Here in lies one fatal flaw in the new Arcade Edition update; the way you earn fight money. In the vanilla version, there were multiple avenues where you’d be able to earn fight money. From character stories to character combo trials, you’d be given a chunk of fight money by completing these modes for the first time, excluding the fight money given by leveling up a character. This helped a lot with purchasing characters since they cost quite a lot of fight money, while also giving the player incentive to explore other modes. Of course, aside from the fight money option, you could always use the real-world money, but it was commendable from Capcom that the fight money option was available and that it was viable. Now, however, the only real ways for you to earn fight money are by leveling up characters and successfully completing missions in Extra Battle. For players from the original version, who still have fight money left over from before, you’ll still be able to keep your stash, but for newcomers with empty pockets, a lot of doors are now closed.
Arcade Edition does provide a supplementary way of earning fight money, by giving daily tasks to complete, like performing a certain number of counters or getting a certain score in Arcade mode. The reward is the pittance in comparison to leveling up a character or a reward for Extra Battle, but the incentive is still there to explore, despite the small amount.
Aside from the major flaw of the new fight money system, there are still a few glaring cracks left over despite the update, which will be noticed by both returning fans and newcomers alike. One is the way you unlock items in Street Fighter V, where you still can’t unlock stages or characters via traditional means, such as continuously playing arcade mode. Everything else besides the base content is considered DLC, so instead of unlocking items, you unlock the ability to purchase it. Capcom has tried to soften the blow, as you’ll be able to experience Sakura who is part of the season 3 characters. However, she was only free for a set number of days and has now reverted to being unlocked via fight money or buying her on PSN or Steam.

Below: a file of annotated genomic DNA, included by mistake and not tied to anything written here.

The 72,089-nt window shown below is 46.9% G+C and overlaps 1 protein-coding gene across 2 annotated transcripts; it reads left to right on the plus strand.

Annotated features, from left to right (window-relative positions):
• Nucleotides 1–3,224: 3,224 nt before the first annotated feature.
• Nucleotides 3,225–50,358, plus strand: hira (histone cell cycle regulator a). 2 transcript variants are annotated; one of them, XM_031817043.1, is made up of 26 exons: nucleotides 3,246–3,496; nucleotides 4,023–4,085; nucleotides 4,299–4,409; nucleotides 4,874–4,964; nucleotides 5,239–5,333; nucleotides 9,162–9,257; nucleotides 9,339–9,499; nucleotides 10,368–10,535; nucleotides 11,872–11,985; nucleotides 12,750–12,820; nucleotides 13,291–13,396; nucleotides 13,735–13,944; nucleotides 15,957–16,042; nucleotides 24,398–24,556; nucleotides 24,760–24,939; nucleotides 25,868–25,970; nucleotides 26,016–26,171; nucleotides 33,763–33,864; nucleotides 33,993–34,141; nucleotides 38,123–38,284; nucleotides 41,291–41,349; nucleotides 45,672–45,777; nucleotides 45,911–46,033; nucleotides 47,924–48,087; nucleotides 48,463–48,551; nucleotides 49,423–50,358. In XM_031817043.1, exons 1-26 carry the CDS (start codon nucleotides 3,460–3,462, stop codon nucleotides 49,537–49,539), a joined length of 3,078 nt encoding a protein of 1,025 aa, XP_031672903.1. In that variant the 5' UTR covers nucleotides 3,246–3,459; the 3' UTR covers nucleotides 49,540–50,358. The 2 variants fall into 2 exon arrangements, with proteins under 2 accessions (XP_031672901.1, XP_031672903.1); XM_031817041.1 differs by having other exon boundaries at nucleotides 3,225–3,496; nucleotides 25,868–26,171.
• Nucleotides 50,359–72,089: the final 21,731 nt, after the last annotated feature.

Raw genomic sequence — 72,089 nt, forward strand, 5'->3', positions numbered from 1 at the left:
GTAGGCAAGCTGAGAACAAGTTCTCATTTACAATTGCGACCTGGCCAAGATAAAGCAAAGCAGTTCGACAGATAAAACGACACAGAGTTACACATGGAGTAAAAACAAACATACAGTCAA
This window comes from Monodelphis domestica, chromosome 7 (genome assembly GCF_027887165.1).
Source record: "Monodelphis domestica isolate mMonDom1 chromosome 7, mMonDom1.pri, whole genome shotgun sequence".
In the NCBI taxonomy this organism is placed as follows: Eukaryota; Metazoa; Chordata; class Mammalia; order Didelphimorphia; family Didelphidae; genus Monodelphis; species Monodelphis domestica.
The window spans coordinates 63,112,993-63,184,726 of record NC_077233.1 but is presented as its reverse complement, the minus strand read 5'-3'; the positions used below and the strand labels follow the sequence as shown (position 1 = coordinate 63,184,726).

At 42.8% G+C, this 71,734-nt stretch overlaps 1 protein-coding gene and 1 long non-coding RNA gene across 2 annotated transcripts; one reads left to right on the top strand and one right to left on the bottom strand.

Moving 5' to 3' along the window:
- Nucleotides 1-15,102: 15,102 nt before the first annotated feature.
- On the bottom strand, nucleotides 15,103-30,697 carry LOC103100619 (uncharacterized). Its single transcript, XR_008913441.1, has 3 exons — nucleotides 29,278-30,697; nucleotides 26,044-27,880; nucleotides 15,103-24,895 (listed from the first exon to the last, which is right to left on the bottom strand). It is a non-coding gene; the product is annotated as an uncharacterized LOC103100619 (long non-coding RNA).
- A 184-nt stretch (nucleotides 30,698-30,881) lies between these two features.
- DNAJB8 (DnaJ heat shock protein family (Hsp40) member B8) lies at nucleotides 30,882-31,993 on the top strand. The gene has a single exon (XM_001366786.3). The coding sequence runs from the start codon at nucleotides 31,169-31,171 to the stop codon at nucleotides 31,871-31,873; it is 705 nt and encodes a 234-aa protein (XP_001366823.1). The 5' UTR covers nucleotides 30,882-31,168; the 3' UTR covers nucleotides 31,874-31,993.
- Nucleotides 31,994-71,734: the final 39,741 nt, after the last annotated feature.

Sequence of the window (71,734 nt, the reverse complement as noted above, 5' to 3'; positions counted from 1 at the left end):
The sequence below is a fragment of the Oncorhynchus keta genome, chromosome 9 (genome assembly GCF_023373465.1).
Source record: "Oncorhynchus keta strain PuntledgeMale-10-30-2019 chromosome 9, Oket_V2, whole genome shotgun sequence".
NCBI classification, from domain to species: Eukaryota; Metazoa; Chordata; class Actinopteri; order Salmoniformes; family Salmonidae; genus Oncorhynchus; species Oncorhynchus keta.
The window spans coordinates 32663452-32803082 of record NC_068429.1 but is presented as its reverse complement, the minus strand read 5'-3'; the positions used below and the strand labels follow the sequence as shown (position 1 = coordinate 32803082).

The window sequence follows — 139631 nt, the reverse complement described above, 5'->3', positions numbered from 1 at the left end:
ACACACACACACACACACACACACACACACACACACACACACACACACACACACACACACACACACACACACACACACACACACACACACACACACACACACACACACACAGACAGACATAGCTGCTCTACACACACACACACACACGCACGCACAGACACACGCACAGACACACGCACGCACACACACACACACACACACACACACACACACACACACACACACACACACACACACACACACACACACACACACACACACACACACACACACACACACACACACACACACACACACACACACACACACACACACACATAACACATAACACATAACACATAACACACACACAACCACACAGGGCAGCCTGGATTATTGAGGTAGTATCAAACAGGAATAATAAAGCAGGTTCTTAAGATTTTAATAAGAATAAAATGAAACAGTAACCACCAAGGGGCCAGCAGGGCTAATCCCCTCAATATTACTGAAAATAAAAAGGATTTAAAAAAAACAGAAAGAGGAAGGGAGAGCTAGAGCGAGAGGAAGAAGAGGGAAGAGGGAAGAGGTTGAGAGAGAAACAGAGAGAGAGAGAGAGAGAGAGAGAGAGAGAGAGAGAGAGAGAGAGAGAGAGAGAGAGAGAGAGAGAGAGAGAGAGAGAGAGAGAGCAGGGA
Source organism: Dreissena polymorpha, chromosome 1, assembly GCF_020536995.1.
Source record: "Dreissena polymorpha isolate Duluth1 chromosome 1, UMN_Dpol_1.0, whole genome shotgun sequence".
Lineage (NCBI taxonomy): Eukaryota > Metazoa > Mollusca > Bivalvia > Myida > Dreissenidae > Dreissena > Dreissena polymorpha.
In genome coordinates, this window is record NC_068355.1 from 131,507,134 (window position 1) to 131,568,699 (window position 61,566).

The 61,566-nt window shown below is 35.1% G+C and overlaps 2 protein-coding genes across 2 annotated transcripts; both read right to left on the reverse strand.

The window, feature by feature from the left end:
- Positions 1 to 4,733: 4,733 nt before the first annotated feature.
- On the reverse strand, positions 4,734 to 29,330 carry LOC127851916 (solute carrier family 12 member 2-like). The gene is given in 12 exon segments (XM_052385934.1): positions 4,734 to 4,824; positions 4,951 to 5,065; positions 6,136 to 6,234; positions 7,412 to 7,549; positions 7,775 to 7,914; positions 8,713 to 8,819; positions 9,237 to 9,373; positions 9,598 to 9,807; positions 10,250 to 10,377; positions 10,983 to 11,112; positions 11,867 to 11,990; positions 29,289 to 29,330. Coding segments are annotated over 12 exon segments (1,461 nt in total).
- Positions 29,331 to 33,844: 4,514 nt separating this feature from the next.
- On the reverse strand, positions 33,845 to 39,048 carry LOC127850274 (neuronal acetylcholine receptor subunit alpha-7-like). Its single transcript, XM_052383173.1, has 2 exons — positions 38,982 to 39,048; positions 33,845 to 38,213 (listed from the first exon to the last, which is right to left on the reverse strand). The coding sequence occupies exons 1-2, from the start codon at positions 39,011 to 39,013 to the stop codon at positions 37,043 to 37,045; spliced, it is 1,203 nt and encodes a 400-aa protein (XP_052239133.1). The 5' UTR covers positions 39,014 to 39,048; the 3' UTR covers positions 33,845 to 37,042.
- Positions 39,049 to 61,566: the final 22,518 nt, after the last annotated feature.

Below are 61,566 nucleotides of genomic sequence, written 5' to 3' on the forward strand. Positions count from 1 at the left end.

Another is the fighting mechanics that the game has to offer. Although the V-Trigger system was a new addition to Street Fighter V, and gave each character a sense of uniqueness, it wasn’t enough since it was set to only one per character. This left the roster with a lack a variety, especially given that the game initially only shipped with 16 characters. Now Capcom has added another V-Trigger for each character, but not every new addition adds the variety people were looking for. For some characters, the difference between their first and second V-Trigger is hardly noticeable. Not only that, but there are no new Critical Arts, which would have been much more of a welcome addition than the V-Triggers.
Street Fighter V: Arcade Edition seems like a step in the right direction and may see more players flock to the game. The package is a great deal for both new players and old players that never bought any of the DLC characters. Although for the steps it takes in delivering a complete package, the game does take a few steps back. For all the characters you get, the game lacks the DLC stages and costumes. It’s not the deluxe edition that people were hoping for and doesn’t entirely fix any of the problems present from the vanilla version. It could’ve been amazing, but it just falls short of a great comeback.
Street Fighter V: Arcade Edition - Review
You better have to choose if it’s worth spending your spare cash, because it might not be the game for you and it might be for others.